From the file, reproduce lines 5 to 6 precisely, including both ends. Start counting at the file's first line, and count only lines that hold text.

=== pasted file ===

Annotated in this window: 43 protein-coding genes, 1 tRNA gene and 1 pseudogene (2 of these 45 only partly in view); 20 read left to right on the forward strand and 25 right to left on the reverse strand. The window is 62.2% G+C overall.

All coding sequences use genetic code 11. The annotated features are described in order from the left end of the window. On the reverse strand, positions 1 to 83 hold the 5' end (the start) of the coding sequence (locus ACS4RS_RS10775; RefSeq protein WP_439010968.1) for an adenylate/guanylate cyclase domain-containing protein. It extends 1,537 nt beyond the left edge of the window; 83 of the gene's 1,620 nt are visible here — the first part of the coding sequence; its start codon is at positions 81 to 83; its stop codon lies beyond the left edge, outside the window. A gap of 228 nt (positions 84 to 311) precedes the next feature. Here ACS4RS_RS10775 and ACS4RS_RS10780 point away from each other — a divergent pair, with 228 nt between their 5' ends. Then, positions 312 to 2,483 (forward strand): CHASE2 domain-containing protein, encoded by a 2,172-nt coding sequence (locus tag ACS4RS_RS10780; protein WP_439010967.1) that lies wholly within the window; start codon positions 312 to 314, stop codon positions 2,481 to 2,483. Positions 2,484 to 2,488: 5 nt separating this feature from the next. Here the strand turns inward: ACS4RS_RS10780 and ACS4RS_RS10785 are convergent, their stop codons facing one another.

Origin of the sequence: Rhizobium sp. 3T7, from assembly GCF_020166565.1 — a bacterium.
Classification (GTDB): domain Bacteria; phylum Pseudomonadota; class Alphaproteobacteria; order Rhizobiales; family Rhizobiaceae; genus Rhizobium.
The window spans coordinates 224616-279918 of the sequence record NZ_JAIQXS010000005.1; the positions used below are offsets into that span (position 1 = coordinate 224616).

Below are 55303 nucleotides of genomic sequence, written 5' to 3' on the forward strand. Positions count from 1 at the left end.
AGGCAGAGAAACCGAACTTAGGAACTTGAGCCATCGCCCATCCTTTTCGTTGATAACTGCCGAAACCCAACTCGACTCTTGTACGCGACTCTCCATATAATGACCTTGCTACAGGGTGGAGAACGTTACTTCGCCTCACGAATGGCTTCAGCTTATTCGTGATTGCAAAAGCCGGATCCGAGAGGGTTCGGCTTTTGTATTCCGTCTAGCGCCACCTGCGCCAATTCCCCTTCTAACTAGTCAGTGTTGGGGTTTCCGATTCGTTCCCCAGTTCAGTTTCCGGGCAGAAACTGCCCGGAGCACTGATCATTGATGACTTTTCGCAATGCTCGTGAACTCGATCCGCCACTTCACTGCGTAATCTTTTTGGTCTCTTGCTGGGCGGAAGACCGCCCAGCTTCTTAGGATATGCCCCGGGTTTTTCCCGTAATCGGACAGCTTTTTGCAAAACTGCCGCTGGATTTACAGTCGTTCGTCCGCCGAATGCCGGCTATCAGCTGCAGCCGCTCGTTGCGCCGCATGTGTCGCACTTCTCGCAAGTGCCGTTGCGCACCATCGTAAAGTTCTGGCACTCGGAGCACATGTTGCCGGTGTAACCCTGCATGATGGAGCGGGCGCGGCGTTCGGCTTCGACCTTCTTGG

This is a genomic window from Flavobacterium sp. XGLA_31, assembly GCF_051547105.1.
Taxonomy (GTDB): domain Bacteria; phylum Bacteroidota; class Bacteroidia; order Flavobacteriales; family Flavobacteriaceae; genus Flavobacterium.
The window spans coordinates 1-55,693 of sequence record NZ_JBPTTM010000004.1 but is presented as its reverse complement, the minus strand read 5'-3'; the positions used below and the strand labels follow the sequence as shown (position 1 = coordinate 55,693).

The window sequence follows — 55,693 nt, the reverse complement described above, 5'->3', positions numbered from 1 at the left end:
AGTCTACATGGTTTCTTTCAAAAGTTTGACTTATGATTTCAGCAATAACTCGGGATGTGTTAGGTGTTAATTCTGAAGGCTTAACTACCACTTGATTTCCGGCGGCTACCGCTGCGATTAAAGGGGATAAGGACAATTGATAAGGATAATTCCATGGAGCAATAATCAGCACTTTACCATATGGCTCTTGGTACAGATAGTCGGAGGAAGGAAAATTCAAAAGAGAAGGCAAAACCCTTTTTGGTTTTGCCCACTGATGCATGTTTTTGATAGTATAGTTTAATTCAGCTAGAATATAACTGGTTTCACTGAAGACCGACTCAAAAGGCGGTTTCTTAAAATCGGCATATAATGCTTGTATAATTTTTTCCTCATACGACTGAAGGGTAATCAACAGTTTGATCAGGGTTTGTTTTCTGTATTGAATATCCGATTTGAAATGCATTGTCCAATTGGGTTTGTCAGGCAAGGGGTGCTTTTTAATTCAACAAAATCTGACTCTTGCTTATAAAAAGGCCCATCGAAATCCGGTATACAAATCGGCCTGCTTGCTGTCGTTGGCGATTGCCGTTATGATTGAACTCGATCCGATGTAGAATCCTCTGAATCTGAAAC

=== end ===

The window spans coordinates 224616-279918 of the sequence record NZ_JAIQXS010000005.1; the positions used below are offsets into that span (position 1 = coordinate 224616).

Below are 55303 nucleotides of genomic sequence, written 5' to 3' on the forward strand. Positions count from 1 at the left end.